With the four senior-most judges in the Supreme Court after the Chief Justice—Justices Jasti Chelameswar, Ranjan Gogoi, Madan Lokur and Kurian Joseph—deciding to hold a press conference against how the Supreme Court was functioning, the rot in the judicial system, stemming from its opacity, is now out in the open. Sensibly, the government, which has a running battle with the judiciary on the issue of how appointments are to be made, has said it plans to keep out of what it described as a battle within the Supreme Court. Though the four judges—and two more judges also joined the rebellion later—have not given out too many specifics of their complaints, these broadly relate to opacity and corruption in the judicial system. The letter talks of instances where ‘cases having far-reaching consequences’ were assigned by ‘the Chief Justices of this Court’—apparently, it is not just currrent CJI Dipak Misra they are referring to—to the benches ‘of their preference’ without assigning any reason for this. One case the letter talks of, repeatedly, is that of RP Luthra, who was petitioning against himself not being appointed a judge of the Supreme Court.
In this case, in November last year, Justices AK Goel and UU Lalit set aside Luthra’s petition but, while doing so, issued a notice to the central government asking for why it was delaying finalising the Memorandum of Procedure (MoP) for appointment of judges to SC and various high courts. This order, however, was set aside by a three-judge bench headed by CJI Misra which, at the same time, upheld the setting aside of Luthra’s petition. While CJI Misra felt the delay in the MoP did not need to be taken up through a judgment, the four judges feel the matter is too important not to be pushed. There are over 3.4 crore pending cases in India’s courts and a huge shortage of judges—if you go by a Law Commission recommendation, the shortage is as high as 45,000 judges!
What the four judges are not talking about, though, is the role of the SC in where we are today. Till the 1990s, all judicial appointments were made by the government of the day, though in consultation with the CJI. Over the course of three important cases, culminating in the Third Judges case in 1998, SC arrogated this power to itself by creating the collegium system to appoint/promote judges. The government tried to strike a balance by suggesting a National Judicial Appointments Commission (NJAC) to appoint/promote/probe judges, but SC struck this down. While doing so, however, SC admitted to serious shortcomings in the collegium and spoke of the need to make this more transparent. The MoP was meant to be a via media while keeping the opaque collegium alive and the government and SC don’t see eye to eye on it.
And while the SC blames the government for the nearly 430 posts of judges and additional judges lying vacant in high courts, the government highlights the staggering 4,400 vacancies in the subordinate judiciary where appointments are made by the High Courts in most big states. What is interesting here is that Justice J Chelameswar has been a long-time critic of the collegium—he was the lone dissenter when the NJAC judgment was struck down—and even stopped attending meetings of the collegium in 2016 when TS Thakur was CJI. The letter to CJI Misra refers to the case against Justice CS Karnan who wrote a letter to the prime minister giving an initial list of 20 corrupt sitting and retired Supreme Court and High Court judges. In that case, the letter says, ‘two of us observed that there is a need to revisit the process of appointment of judges and to set up a mechanism for corrective measures other than impeachment’—impeachment is a long-drawn case and requires all political parties to be united on it; in the three cases so far, Congress MPs walked out of the house in one and in two others, the judges chose to resign.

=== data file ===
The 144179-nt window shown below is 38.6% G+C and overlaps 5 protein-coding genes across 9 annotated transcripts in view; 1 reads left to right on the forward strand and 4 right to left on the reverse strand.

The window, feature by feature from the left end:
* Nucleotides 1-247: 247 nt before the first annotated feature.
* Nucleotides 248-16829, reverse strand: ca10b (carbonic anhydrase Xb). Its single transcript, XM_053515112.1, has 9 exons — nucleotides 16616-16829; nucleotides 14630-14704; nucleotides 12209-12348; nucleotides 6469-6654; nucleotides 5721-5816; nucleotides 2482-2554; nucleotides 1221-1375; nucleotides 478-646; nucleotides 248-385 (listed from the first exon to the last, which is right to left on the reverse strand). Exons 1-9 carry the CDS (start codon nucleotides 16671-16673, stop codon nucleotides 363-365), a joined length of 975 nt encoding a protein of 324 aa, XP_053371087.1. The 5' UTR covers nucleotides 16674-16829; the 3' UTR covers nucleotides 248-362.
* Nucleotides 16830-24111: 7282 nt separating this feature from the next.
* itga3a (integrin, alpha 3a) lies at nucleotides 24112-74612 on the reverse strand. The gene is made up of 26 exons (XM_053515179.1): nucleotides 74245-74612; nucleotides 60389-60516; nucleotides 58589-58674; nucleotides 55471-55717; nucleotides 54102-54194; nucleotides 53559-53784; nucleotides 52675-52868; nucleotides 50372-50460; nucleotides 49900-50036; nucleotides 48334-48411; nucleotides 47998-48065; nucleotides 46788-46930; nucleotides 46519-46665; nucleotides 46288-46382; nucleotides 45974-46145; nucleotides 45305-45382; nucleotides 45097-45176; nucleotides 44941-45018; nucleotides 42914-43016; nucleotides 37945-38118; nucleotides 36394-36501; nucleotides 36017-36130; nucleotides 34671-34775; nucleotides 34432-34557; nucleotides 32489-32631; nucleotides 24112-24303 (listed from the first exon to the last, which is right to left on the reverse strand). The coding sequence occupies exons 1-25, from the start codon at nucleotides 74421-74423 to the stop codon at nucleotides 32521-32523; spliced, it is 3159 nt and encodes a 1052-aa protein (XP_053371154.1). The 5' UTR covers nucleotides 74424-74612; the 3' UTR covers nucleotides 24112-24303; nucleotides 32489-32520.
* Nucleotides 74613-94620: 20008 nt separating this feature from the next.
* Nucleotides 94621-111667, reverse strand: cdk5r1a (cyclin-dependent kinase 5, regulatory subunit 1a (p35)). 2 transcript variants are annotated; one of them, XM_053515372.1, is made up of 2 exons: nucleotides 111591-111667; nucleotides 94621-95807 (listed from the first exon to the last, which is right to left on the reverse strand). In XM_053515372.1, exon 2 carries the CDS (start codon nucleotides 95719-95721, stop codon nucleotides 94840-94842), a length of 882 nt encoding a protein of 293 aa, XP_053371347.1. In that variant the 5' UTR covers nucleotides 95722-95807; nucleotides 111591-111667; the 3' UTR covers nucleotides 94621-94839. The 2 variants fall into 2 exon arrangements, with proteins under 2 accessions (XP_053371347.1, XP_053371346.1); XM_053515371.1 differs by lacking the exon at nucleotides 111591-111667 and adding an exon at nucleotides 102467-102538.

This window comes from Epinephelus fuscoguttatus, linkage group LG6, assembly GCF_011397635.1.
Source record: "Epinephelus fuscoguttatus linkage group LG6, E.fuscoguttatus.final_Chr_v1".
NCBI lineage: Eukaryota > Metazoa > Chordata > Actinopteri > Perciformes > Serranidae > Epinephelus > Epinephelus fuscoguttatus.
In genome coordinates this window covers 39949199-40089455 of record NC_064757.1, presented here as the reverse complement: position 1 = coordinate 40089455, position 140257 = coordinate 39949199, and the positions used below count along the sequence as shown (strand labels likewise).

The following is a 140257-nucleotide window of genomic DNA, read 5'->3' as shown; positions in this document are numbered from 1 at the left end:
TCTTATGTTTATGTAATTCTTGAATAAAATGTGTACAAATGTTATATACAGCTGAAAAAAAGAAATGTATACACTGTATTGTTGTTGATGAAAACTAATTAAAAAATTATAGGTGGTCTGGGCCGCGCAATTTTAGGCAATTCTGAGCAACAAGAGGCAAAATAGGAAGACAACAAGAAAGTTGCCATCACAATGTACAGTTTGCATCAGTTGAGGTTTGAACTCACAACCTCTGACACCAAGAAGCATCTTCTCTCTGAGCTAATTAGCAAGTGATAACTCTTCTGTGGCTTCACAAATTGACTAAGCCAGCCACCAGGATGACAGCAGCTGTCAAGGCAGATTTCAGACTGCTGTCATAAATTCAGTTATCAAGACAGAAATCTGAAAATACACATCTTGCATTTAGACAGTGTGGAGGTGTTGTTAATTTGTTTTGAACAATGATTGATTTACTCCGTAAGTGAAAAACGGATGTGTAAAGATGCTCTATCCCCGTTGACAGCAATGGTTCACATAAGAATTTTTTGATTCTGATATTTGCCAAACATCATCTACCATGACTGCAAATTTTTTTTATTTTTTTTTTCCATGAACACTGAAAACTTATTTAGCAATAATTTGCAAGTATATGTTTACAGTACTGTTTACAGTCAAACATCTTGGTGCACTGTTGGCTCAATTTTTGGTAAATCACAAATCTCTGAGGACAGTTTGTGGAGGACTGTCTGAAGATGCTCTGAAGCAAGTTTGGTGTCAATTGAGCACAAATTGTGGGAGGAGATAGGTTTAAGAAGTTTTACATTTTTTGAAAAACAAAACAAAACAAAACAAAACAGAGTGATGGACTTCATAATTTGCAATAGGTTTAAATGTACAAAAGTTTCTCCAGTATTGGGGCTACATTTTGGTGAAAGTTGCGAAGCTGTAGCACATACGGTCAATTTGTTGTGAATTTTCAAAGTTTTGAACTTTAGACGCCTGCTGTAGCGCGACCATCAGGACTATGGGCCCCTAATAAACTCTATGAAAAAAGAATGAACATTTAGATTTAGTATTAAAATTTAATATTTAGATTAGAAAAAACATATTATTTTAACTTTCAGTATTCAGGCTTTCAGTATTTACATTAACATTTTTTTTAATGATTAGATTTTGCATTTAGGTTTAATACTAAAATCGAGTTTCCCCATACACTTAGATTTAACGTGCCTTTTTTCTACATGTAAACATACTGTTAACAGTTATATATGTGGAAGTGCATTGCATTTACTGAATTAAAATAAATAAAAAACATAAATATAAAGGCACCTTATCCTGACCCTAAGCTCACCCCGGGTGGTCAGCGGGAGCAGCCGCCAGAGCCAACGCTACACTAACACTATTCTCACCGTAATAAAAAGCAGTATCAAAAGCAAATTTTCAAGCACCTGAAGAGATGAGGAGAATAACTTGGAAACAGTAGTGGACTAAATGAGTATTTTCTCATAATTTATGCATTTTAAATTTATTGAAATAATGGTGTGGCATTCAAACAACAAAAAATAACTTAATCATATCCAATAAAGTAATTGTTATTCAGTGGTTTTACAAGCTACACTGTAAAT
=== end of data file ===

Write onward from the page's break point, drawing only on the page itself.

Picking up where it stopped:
Another recent flash point between CJI Misra and other judges, as it happens two days before the RP Luthra case, was that relating to corruption in the Medical Council of India (MCI) where it was alleged that there was an attempt to bribe the SC to get a favourable ruling. A two-judge bench of Justice Chelameswar and Justice S Abdul Nazeer ordered that a 5-judge bench be set up to decide on whether a retired-CJI-supervised probe by a Special Investigation Team was required. A 5-judge bench headed by CJI Misra then overturned this order by Chelameswar-Nazeer and said ‘no bench can take up a matter unless allocated by the CJI who is the master of the court’. While advocate-petitioner Kamini Jaiswal said the scandal being probed by CBI involved SC and HC judges, at one point during the hearing, advocate Prashant Bhushan said the FIR named the CJI himself.
Whatever the final outcome of this massive and public rebellion in the SC, the first one in independent India, it is to be hoped that it ends up in cleansing the judicial system which, apart from being excruciatingly slow, has become increasingly opaque and erratic, and several strange judgments in various courts have resulted in many allegations of corruption being leveled at the judiciary. By complaining about various CJIs assigning cases to benches ‘of their preference’, the four judges have cemented this view of justice being selective and even pliable—otherwise, why would it matter if the case was heard by one bench or another?